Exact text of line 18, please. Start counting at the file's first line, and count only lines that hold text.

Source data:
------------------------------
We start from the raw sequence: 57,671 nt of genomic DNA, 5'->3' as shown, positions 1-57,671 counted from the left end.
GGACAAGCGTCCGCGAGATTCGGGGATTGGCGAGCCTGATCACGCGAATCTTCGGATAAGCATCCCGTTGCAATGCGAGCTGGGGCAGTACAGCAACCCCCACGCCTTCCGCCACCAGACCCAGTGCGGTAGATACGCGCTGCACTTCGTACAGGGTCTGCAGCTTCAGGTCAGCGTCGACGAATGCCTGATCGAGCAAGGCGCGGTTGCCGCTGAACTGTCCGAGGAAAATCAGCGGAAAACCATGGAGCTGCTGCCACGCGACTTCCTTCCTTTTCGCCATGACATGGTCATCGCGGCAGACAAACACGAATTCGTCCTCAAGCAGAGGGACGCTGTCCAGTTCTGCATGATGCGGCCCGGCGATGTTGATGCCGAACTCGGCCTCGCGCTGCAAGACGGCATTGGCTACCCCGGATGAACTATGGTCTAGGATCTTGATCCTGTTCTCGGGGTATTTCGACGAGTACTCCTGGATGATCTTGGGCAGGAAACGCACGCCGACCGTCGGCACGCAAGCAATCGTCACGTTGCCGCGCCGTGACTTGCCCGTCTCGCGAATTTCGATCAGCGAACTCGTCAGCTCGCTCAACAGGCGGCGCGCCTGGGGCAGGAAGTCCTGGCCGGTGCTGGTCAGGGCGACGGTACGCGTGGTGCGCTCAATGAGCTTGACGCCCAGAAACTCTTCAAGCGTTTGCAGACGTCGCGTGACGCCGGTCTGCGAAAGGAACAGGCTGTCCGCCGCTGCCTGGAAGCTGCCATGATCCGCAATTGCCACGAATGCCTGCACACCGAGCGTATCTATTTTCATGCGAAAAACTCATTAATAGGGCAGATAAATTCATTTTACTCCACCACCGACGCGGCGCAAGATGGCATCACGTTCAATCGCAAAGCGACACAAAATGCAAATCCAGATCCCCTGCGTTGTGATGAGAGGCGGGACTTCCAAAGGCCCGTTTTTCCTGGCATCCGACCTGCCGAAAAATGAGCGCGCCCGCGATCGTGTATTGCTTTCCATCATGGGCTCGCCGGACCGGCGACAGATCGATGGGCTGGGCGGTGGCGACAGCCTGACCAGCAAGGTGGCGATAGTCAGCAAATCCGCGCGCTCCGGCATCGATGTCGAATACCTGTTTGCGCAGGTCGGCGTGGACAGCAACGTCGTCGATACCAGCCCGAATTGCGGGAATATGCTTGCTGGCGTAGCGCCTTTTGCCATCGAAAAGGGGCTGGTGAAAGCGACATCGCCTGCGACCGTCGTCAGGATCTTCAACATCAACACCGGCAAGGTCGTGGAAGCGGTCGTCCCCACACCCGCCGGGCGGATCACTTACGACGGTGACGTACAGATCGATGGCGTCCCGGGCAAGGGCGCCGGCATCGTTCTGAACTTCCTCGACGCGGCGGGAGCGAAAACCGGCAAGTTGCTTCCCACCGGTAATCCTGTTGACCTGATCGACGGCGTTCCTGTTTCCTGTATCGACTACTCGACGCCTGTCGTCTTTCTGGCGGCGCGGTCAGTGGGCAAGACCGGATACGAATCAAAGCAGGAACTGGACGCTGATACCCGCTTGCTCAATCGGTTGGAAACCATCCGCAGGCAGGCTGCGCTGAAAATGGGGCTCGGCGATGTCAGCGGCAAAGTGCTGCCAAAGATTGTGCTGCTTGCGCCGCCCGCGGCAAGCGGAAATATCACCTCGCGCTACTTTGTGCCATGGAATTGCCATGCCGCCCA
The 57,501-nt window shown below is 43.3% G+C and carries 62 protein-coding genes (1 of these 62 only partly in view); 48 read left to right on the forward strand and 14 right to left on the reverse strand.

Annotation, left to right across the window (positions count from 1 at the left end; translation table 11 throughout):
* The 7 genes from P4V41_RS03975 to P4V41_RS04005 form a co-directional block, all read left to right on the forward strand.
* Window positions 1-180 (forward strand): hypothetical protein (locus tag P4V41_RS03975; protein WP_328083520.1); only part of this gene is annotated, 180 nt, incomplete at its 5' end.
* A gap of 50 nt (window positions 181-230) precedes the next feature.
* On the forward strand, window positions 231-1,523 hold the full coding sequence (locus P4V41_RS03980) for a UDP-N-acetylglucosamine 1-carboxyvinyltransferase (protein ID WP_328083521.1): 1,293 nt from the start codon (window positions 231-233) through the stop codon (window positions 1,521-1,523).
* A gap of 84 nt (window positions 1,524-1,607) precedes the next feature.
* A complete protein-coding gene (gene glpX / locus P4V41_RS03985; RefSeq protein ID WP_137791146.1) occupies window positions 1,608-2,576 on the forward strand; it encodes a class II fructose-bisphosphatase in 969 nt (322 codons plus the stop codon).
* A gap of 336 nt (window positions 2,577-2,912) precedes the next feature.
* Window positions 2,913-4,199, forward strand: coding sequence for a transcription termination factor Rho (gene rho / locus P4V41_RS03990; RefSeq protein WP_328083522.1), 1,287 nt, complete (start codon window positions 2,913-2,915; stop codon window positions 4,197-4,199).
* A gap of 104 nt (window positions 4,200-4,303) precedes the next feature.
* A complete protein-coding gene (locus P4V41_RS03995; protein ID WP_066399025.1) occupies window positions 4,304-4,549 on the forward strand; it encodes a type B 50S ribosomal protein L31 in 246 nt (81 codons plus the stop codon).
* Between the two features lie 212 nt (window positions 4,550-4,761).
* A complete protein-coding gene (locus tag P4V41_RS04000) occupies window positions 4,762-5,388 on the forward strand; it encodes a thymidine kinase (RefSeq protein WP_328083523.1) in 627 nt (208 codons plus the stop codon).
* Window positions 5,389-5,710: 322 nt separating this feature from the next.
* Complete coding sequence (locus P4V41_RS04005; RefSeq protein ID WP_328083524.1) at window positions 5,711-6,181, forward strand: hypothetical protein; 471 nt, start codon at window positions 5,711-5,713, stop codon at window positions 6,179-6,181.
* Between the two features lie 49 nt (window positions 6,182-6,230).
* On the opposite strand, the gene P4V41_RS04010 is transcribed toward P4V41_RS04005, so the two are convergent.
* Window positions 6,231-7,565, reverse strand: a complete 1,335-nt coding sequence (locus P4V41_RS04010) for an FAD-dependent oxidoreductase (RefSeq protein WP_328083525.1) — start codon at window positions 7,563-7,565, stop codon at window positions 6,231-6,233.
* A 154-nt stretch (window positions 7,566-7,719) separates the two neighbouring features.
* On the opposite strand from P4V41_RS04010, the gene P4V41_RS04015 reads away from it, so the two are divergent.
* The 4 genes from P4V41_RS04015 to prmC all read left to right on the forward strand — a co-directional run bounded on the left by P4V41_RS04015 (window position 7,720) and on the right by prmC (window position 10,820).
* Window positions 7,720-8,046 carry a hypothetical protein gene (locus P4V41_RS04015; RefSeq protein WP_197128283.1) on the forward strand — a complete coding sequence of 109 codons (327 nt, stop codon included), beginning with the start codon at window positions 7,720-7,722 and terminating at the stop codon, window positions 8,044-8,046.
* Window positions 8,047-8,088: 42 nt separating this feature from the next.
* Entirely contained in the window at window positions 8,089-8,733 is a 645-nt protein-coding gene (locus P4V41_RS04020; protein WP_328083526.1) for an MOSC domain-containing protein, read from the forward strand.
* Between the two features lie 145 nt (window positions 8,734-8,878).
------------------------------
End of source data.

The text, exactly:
* Complete coding sequence (locus P4V41_RS04005; RefSeq protein ID WP_328083524.1) at window positions 5,711-6,181, forward strand: hypothetical protein; 471 nt, start codon at window positions 5,711-5,713, stop codon at window positions 6,179-6,181.